The story that you are about to read is loaded with bad luck, adventure, a go-for-it attitude, and in the end, the reality that persistence and a do-not-give-up attitude generally saves the day.
Wednesday, Nov. 8
High 28, low 16
I was so excited about this trip, and had been for weeks. I was going to fish for musky out of my 18-foot War Eagle on the Turtle Flambeau Flowage. I would camp for one night, not use a tent and make it a bit of a survival trip.
I was not overly concerned on the trip north this morning when I heard the forecast of a high of 21 degrees, winds in the 15 to 25 mph range and 2-5 inches of snow for the evening on into the second day of this pristine adventure.
Over 45 years ago, my dad, the late Robert Walters, had taken me on my first adventure on the Flambeau, and I truly love it.
When I arrived at Fishermen’s Landing on the north end of the flowage, I was a little concerned that the floating piers were pulled and there was literally just enough room to squeeze my boat in the water as the piers were kind of blocking the way. Nothing could stop me though, as I was going to motor 4 to 5 miles into the Manitowish River area by Bonies Mound. I had three suckers, a Suick musky lure and a can-do attitude.
Launching my boat was a bit of a challenge due to solid waves hitting the shore and nowhere to put the boat due to a high shoreline, the floating piers and driftwood. I made a prayer for a wind change upon my return the next day after an adventure where I would land several huge musky.
My golden retriever Ruby would be my companion. For this entire adventure, we would never see another human.
I picked a spot where once upon a time I caught 40- and 47-inch muskies. The first thing I noticed upon my arrival, after a 5-mile boat ride, was that it was really cold out.
My plan was to use one sucker without a bobber close to the boat, and the other a distance away, while drifting and casting with my third rod.
At dark, I had not had any action. I actually felt pretty good about the following day and headed to shore to build a simple camp of a plastic tarp under and over me while sleeping inside of two sleeping bags.
Ruby slept right next to me and I actually had a great night. I did notice that it started snowing at about 9 p.m. and the wind became quite strong about 3 a.m.
I was up and ready for the day at first light. About 2 inches of snow had fallen and it was quite cold out. I later found out that was about 12 degrees. Plan A had me getting right in the boat and going fishing.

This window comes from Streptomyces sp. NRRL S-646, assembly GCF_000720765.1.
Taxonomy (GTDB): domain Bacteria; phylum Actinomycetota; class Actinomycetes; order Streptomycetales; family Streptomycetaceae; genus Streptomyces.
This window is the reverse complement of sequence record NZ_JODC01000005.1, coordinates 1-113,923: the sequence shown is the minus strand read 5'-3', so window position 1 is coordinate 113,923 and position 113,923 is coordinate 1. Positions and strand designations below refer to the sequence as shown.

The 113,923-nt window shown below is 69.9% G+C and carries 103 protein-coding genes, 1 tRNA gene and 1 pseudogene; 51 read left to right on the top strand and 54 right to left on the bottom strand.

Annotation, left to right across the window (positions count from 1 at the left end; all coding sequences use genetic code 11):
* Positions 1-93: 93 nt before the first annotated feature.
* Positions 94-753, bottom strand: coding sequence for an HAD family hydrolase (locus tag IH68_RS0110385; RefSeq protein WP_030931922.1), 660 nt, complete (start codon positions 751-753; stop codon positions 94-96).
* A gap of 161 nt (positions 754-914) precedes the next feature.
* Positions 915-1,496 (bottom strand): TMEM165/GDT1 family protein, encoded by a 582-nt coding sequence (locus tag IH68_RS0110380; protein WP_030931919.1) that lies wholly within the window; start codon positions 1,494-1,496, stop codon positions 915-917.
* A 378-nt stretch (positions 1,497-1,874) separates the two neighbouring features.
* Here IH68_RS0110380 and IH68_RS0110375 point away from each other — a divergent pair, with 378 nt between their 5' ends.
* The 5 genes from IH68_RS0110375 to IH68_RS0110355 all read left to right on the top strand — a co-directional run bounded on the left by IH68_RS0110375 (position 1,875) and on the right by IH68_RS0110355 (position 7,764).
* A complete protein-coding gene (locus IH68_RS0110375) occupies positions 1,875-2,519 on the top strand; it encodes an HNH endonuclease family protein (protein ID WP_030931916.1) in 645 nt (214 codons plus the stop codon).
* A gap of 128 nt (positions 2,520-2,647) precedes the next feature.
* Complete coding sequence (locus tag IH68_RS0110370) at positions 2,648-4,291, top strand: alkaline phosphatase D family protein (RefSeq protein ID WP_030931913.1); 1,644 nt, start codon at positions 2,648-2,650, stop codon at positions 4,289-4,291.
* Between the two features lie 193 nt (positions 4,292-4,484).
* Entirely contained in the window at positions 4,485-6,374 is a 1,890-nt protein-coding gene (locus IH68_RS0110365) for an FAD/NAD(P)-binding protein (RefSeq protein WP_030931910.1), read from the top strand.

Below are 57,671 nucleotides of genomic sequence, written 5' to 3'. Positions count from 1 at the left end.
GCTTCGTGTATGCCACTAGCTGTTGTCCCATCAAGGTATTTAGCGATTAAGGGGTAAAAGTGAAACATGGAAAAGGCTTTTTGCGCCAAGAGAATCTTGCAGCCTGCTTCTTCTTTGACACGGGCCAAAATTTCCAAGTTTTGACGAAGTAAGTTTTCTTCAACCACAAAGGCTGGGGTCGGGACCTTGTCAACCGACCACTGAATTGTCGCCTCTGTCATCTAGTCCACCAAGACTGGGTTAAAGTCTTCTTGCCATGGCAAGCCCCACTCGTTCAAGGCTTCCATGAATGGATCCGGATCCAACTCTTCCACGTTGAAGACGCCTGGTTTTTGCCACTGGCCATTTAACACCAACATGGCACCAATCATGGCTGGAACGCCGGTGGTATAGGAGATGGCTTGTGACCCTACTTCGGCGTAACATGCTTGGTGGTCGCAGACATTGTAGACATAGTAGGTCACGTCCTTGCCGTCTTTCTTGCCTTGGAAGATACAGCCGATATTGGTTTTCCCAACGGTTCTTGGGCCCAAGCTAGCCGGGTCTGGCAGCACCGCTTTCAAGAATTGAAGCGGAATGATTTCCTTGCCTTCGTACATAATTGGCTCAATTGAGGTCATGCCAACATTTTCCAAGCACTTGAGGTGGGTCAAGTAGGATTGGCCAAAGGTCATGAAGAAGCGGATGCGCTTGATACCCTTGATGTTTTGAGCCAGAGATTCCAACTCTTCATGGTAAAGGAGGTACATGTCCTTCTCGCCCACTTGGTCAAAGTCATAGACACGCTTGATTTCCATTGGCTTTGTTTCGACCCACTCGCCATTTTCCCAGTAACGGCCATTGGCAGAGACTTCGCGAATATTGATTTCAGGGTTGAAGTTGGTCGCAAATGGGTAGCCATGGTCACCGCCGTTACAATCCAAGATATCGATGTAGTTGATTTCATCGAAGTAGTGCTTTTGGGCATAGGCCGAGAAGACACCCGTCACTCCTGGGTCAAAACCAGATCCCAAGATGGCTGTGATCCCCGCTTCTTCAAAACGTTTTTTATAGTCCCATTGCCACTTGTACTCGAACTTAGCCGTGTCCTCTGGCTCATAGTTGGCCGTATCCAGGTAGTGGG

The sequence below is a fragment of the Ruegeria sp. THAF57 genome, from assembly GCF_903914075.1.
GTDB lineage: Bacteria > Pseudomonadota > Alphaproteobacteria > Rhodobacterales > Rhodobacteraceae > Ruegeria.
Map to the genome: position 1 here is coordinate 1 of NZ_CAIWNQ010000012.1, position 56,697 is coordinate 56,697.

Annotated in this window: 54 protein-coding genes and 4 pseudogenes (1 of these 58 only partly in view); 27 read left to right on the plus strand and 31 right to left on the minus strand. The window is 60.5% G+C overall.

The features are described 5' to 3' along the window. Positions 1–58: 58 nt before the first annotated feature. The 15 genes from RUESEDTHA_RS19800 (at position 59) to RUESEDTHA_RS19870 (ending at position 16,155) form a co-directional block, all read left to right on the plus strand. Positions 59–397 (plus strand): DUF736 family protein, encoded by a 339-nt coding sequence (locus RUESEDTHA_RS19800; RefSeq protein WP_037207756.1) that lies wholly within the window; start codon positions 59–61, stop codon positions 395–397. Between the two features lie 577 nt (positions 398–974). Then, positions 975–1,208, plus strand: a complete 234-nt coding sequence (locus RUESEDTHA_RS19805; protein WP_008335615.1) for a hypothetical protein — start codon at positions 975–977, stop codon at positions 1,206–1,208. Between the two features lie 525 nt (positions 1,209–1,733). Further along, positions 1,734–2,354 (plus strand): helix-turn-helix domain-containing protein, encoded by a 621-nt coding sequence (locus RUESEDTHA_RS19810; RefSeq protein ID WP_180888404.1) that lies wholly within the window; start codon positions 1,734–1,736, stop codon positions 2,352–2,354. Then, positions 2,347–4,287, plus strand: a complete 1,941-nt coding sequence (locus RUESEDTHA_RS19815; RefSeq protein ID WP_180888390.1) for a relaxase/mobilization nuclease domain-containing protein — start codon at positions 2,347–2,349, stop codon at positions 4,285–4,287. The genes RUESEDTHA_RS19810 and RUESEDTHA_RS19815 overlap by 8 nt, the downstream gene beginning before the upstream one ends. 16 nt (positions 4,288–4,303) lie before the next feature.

That plan came to an end when I realized I had left the shifter on my 90 hsp Etec in forward and it was frozen solid, even though I had covered it up the night before. No big deal. I put my propane lantern next to it and packed up my camp.
An hour later, the shifter was still froze solid. The flowage was freezing over, it was snowing and I was becoming concerned. I then made three calls to very mechanically inclined friends. I was told to also put heat back by the engine, which I did with my propane stove. Two hours and plenty of worrying later, the throttle thawed out and I was on my way.
Here is where things got crazy. There was very strong winds blowing the waves over the bow of my boat, and each time the water literally froze my eyelashes to my face.
When I hit the big water 1 1/2 miles from my truck, I knew I had issues. The wind was blowing directly into the landing, and there was nowhere to park my boat, as the only available spot was where I had to back my trailer in.
I beached the boat about 500 yards away, in a somewhat wind-proof bay and realized that my throttle was froze up. I left my engine running, put my cook stove underneath the shifter, put on my hip boots and made the walk to my truck.
I backed my trailer into the water, left Ruby in the truck and made the hike back to my boat. I had switched over to chest waders and also noticed that the thermometer said 13 degrees on my truck.
The throttle/shifter was still frozen, I was running out of propane. That was when I said “what the heck,” and “I can do this with my trolling motor.” Both worked earlier, neither did now.
I knew I had to thaw the throttle and was trying to get the stove as close to the shifter as possible, when a leak sprung on the bottom of my stove and my beard, hands and arms were now on fire. I had no choice, so I threw the stove in the flowage and knew I had issues.
I swallowed my fear, pulled the stove out of the water, dried it, relit it and the inferno thawed out the shifter.
I had to use a very leaky pair of chest waders to put the boat on the trailer, as the waves kept blowing it off. I made it as far as Medford before stress and fatigue forced me to pull over in a Walmart parking lot and take a nap.
Persistence saved the day!